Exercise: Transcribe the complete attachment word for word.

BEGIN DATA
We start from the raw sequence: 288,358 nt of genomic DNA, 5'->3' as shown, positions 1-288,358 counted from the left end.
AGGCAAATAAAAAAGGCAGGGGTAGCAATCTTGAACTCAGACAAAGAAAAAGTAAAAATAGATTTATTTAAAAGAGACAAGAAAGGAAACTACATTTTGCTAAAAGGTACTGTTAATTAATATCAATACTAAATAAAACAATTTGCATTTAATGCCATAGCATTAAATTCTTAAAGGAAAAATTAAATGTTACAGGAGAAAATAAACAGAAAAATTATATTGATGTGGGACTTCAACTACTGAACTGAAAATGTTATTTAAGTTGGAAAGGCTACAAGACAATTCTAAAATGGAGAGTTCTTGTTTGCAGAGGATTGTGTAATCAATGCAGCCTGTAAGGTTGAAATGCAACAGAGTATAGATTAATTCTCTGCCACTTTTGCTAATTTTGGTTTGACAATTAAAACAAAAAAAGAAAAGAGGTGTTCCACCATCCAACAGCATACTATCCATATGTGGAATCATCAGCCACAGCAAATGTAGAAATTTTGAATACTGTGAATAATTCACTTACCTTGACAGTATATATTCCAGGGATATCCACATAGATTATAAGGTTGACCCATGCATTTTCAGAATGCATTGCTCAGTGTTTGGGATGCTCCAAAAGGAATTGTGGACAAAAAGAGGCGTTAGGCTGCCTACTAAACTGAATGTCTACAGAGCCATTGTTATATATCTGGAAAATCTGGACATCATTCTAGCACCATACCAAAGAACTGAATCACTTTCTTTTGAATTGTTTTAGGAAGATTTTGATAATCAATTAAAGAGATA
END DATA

We start from the raw sequence: 288,358 nt of genomic DNA, 5'->3' as shown, positions 1-288,358 counted from the left end.
AGGCAAATAAAAAAGGCAGGGGTAGCAATCTTGAACTCAGACAAAGAAAAAGTAAAAATAGATTTATTTAAAAGAGACAAGAAAGGAAACTACATTTTGCTAAAAGGTACTGTTAATTAATATCAATACTAAATAAAACAATTTGCATTTAATGCCATAGCATTAAATTCTTAAAGGAAAAATTAAATGTTACAGGAGAAAATAAACAGAAAAATTATATTGATGTGGGACTTCAACTACTGAACTGAAAATGTTATTTAAGTTGGAAAGGCTACAAGACAATTCTAAAATGGAGAGTTCTTGTTTGCAGAGGATTGTGTAATCAATGCAGCCTGTAAGGTTGAAATGCAACAGAGTATAGATTAATTCTCTGCCACTTTTGCTAATTTTGGTTTGACAATTAAAACAAAAAAAGAAAAGAGGTGTTCCACCATCCAACAGCATACTATCCATATGTGGAATCATCAGCCACAGCAAATGTAGAAATTTTGAATACTGTGAATAATTCACTTACCTTGACAGTATATATTCCAGGGATATCCACATAGATTATAAGGTTGACCCATGCATTTTCAGAATGCATTGCTCAGTGTTTGGGATGCTCCAAAAGGAATTGTGGACAAAAAGAGGCGTTAGGCTGCCTACTAAACTGAATGTCTACAGAGCCATTGTTATATATCTGGAAAATCTGGACATCATTCTAGCACCATACCAAAGAACTGAATCACTTTCTTTTGAATTGTTTTAGGAAGATTTTGATAATCAATTAAAGAGATA